Photodynamic therapy (PDT) combines a drug with a certain type of light. When the drug, called a photosensitizer, is exposed to a specific wavelength of light, it produces a form of oxygen that kills nearby cancer cells. NCI says PDT is usually used to treat tumors on or just under the skin or on the lining of internal organs or cavities. The light used for PDT can come from a laser or other sources of light. Lasers can also be used alone. NCI says laser light is a light of such high intensity and narrow beam that it can be used to do precise surgery to remove cancer or precancerous growths or to relieve symptoms of cancer. Laser therapy is used most often to treat cancers on the surface of the body or the lining of internal organs. In the latter cases, it is often directed through a thin tube called an endoscope. (Read about "Endoscopy")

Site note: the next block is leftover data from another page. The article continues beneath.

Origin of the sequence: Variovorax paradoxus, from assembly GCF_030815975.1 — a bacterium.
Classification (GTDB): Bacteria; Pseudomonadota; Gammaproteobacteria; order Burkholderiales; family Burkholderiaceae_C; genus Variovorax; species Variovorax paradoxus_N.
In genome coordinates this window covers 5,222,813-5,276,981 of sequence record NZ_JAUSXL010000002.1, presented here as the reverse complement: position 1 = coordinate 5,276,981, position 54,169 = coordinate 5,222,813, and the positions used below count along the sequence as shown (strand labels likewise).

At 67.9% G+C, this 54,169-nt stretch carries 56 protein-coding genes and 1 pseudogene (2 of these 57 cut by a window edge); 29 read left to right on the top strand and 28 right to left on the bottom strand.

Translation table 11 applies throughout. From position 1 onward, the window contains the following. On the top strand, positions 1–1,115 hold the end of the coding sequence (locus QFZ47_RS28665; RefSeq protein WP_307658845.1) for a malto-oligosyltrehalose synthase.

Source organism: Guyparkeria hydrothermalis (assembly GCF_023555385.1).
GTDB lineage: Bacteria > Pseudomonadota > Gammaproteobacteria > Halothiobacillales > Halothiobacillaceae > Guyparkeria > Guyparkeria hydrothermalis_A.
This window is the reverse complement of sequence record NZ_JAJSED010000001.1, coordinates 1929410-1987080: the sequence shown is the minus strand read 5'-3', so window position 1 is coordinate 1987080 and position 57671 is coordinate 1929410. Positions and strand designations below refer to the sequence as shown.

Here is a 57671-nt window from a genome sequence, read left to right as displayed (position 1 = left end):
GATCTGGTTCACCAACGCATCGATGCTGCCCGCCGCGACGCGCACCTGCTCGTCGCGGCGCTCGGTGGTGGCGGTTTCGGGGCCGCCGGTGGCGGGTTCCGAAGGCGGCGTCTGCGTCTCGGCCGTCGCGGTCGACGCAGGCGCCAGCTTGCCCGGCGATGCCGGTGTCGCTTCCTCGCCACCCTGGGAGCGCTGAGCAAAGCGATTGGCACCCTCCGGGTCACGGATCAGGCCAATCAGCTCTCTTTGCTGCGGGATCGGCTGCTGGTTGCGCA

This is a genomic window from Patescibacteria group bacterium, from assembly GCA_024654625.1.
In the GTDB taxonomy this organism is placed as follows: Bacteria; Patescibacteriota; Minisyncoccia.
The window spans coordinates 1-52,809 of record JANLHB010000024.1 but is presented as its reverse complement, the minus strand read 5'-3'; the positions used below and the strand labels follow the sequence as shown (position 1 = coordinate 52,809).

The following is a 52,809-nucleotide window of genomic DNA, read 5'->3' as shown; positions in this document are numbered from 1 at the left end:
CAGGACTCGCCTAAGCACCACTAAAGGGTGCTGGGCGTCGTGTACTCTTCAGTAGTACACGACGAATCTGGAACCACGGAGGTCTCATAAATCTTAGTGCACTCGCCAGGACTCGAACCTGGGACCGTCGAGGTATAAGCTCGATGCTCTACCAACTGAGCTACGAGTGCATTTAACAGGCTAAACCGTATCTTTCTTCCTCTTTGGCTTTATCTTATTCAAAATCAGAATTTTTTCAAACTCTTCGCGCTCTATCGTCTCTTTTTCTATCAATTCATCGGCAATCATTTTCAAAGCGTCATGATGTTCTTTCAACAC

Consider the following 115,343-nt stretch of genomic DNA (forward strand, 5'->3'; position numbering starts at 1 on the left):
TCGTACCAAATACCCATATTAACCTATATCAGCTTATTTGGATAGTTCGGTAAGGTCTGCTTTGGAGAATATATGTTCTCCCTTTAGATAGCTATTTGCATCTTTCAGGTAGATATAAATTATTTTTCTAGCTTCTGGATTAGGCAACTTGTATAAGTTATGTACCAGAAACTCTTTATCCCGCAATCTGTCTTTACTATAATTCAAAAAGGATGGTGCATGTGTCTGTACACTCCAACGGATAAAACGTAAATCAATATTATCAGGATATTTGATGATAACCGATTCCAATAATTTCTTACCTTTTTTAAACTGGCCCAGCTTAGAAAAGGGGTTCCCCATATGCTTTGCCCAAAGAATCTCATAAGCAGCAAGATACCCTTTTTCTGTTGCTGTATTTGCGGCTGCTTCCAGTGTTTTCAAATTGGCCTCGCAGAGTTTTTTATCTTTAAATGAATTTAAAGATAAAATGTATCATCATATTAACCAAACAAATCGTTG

For many cancer patients, a combination of treatments may be used. In all forms of cancer treatment, it's important for patients to report any severe side effects to their doctor. It's also important to maintain regular follow-up care and check-ups.

More Cancer Information:

    Cancer Check-ups

    Cancer Support

    Reduce Cancer Risks

    Cancer Glossary

For a list of individual types of cancer, see Cancer: What It Is

Related Information:

    Blood Donation Guidelines

All Concept Communications material is provided for information only and is neither advice nor a substitute for proper medical care. Consult a qualified healthcare professional who understands your particular history for individual concerns.